Conference Sessions

The Conference sessions are listed below in alphabetical order.  The session details, schedule and locations are subject to change.

See Also:

Conference Program (by day)

Research Cluster affiliated sessions

Keynote Lectures

Workshops

Panels and Plenary

CSA-SCS Preliminary Program (Revisions pending)

A Look at Educational Inequalities: K-12

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Educational inequalities are a central focus of sociological inquiry. Considering that K-12 education is mandatory in Canada, it is important to build a working knowledge of emerging and continuing forms of inequality in that sector. This session invites empirical papers on early educational and family processes that generate disparities in schooling outcomes, particularly by social class. We encourage presenters to link dynamics producing inequalities in schooling to policy options in education, and to take a frank and evidence-based approach.

Organizers: Jessica Rizk, University of Waterloo, Scott Davies, OISE

Advances in Mental Health Research

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Research on the Sociology of Mental Health has undergone many changes over the past few years related to theoretical and methodological advances in the discipline. This session exhibits researchers doing just that and considers the innovations in understanding the differential exposure and vulnerability to stressors in all areas of life.

Organizer: Marisa Young, McMaster University

Animals and the(ir) Environment

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This session explores the interconnectivity of the environment—both “natural” and built—and its human and other-than-human inhabitants. Space and place are difficult to evade, we are all enveloped in our environments ad infinitum. Central to this topic are questions of how, why, where, when, and with whom we inhabit and engage with the elements around us. Environmental thought is frequently at odds with individual actors, as anthropocentric aims usurp that which is other-than-human. Presentations in this session address ideas of space and place, accessibility, “sustainability” and anthropogenic impact, and notions of inclusive and non-speciesist environmental and social justice.

Organizers: Sarah May Lindsay, McMaster University, Rochelle Stevenson, Thompson Rivers University, Paola DiPaolo, Athabasca University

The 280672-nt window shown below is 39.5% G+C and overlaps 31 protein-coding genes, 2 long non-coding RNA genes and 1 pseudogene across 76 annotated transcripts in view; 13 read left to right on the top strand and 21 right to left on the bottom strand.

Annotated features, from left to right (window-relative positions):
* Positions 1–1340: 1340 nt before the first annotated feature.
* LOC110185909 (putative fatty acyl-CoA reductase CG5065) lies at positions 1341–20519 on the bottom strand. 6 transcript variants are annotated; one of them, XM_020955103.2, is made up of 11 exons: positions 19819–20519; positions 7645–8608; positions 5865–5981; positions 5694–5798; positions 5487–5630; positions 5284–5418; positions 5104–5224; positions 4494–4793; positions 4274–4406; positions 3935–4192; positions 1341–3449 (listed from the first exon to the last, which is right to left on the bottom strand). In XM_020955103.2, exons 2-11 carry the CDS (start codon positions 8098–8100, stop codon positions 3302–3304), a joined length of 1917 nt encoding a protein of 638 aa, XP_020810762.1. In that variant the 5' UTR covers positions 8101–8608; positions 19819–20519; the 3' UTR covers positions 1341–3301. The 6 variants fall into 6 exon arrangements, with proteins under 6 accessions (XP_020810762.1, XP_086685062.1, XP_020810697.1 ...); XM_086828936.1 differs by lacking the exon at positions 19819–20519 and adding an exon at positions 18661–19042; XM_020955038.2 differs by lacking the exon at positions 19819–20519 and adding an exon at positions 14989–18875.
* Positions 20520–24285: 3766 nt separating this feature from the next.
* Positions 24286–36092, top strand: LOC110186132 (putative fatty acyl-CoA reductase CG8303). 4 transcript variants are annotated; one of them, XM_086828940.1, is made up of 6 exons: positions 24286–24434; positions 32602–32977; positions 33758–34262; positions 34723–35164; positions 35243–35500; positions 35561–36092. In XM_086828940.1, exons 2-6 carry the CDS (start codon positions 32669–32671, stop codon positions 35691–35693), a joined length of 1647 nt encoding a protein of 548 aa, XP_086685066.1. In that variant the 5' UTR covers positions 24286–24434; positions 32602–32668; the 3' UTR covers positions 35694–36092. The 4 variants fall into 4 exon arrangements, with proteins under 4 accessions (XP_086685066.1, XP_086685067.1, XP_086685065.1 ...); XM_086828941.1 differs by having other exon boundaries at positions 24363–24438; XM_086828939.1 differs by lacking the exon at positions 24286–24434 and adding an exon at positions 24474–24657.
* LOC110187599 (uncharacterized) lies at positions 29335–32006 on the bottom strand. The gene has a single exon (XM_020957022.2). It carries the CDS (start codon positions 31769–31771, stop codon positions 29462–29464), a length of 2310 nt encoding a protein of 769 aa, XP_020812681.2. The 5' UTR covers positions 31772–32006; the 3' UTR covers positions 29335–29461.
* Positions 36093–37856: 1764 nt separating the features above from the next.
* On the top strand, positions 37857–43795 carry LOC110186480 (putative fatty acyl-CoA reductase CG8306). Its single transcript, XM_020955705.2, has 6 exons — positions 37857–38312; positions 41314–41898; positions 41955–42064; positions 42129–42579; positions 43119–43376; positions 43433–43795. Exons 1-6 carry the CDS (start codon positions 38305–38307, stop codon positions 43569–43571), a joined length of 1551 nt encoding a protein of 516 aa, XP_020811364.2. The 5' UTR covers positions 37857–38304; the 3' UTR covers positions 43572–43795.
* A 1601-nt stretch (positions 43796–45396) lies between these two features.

Animals in Society Research Cluster Meeting

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Do you see value in scholarship that goes beyond an anthropocentric understanding of Canadian society, to one that includes the non- or other-than-human? Do you recognize that we are all animals in a shared society? Are you interested in ‘the question of the animal’? Do you engage in theorizing and research that is inclusive, anti-oppressive, and critical in nature? Join like-minded sociologists at the Animals in Society Research Cluster meeting! As members of the Animals in Society research cluster, we seek to expand current interpretations of societal structures and institutions, social norms, practices, policies, and relations that involve humans and other beings via interdisciplinary and intersectional work.

Organizer: Rochelle Stevenson, Thompson Rivers University

Applied Sociology Cluster Meeting

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The Applied Sociology Cluster invites you to join us at our fourth annual meeting. We welcome anyone who practices or is interested in applied sociology including academics, students, and independent researchers with an applied focus, as well as people working in government, NGOs, health agencies, school boards, and consulting firms. At this meeting we will update our members on our activities, discuss potential positions to fill, and invite ideas about our cluster moving forward. If you are unable to attend, please join our Facebook page or LinkedIn group for updates.

Organizers: Kristyn Frank, Statistics Canada, Sara Cumming, Sheridan College

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